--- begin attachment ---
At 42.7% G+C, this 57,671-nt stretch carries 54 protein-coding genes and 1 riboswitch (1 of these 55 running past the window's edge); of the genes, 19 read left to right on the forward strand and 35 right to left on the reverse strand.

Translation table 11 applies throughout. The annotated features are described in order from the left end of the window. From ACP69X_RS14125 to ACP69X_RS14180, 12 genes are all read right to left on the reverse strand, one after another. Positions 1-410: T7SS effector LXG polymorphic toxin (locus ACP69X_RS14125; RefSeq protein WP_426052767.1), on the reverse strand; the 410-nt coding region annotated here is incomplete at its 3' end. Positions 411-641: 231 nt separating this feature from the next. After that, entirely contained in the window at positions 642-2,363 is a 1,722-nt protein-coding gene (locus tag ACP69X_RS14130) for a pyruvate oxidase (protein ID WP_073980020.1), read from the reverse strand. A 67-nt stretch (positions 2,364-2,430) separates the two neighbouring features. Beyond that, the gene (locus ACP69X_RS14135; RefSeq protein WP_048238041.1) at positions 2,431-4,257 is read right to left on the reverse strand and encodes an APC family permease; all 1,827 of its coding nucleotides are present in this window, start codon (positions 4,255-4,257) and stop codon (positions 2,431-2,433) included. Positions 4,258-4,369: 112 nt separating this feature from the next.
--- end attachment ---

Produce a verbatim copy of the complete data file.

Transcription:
At 42.7% G+C, this 57,671-nt stretch carries 54 protein-coding genes and 1 riboswitch (1 of these 55 running past the window's edge); of the genes, 19 read left to right on the forward strand and 35 right to left on the reverse strand.

Translation table 11 applies throughout. The annotated features are described in order from the left end of the window. From ACP69X_RS14125 to ACP69X_RS14180, 12 genes are all read right to left on the reverse strand, one after another. Positions 1-410: T7SS effector LXG polymorphic toxin (locus ACP69X_RS14125; RefSeq protein WP_426052767.1), on the reverse strand; the 410-nt coding region annotated here is incomplete at its 3' end. Positions 411-641: 231 nt separating this feature from the next. After that, entirely contained in the window at positions 642-2,363 is a 1,722-nt protein-coding gene (locus tag ACP69X_RS14130) for a pyruvate oxidase (protein ID WP_073980020.1), read from the reverse strand. A 67-nt stretch (positions 2,364-2,430) separates the two neighbouring features. Beyond that, the gene (locus ACP69X_RS14135; RefSeq protein WP_048238041.1) at positions 2,431-4,257 is read right to left on the reverse strand and encodes an APC family permease; all 1,827 of its coding nucleotides are present in this window, start codon (positions 4,255-4,257) and stop codon (positions 2,431-2,433) included. Positions 4,258-4,369: 112 nt separating this feature from the next.